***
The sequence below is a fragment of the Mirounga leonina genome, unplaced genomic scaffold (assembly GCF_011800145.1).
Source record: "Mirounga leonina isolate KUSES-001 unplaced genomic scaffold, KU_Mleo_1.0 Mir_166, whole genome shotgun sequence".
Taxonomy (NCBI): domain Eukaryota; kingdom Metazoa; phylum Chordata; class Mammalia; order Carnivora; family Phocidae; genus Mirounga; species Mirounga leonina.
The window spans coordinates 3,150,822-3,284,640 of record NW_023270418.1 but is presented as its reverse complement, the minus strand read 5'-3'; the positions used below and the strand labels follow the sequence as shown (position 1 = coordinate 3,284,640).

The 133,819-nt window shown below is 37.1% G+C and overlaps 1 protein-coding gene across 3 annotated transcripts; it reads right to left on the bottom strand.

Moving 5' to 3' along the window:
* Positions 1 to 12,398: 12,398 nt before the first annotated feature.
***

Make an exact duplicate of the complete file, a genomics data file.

The sequence below is a fragment of the Mirounga leonina genome, unplaced genomic scaffold (assembly GCF_011800145.1).
Source record: "Mirounga leonina isolate KUSES-001 unplaced genomic scaffold, KU_Mleo_1.0 Mir_166, whole genome shotgun sequence".
Taxonomy (NCBI): domain Eukaryota; kingdom Metazoa; phylum Chordata; class Mammalia; order Carnivora; family Phocidae; genus Mirounga; species Mirounga leonina.
The window spans coordinates 3,150,822-3,284,640 of record NW_023270418.1 but is presented as its reverse complement, the minus strand read 5'-3'; the positions used below and the strand labels follow the sequence as shown (position 1 = coordinate 3,284,640).

The 133,819-nt window shown below is 37.1% G+C and overlaps 1 protein-coding gene across 3 annotated transcripts; it reads right to left on the bottom strand.

Moving 5' to 3' along the window:
* Positions 1 to 12,398: 12,398 nt before the first annotated feature.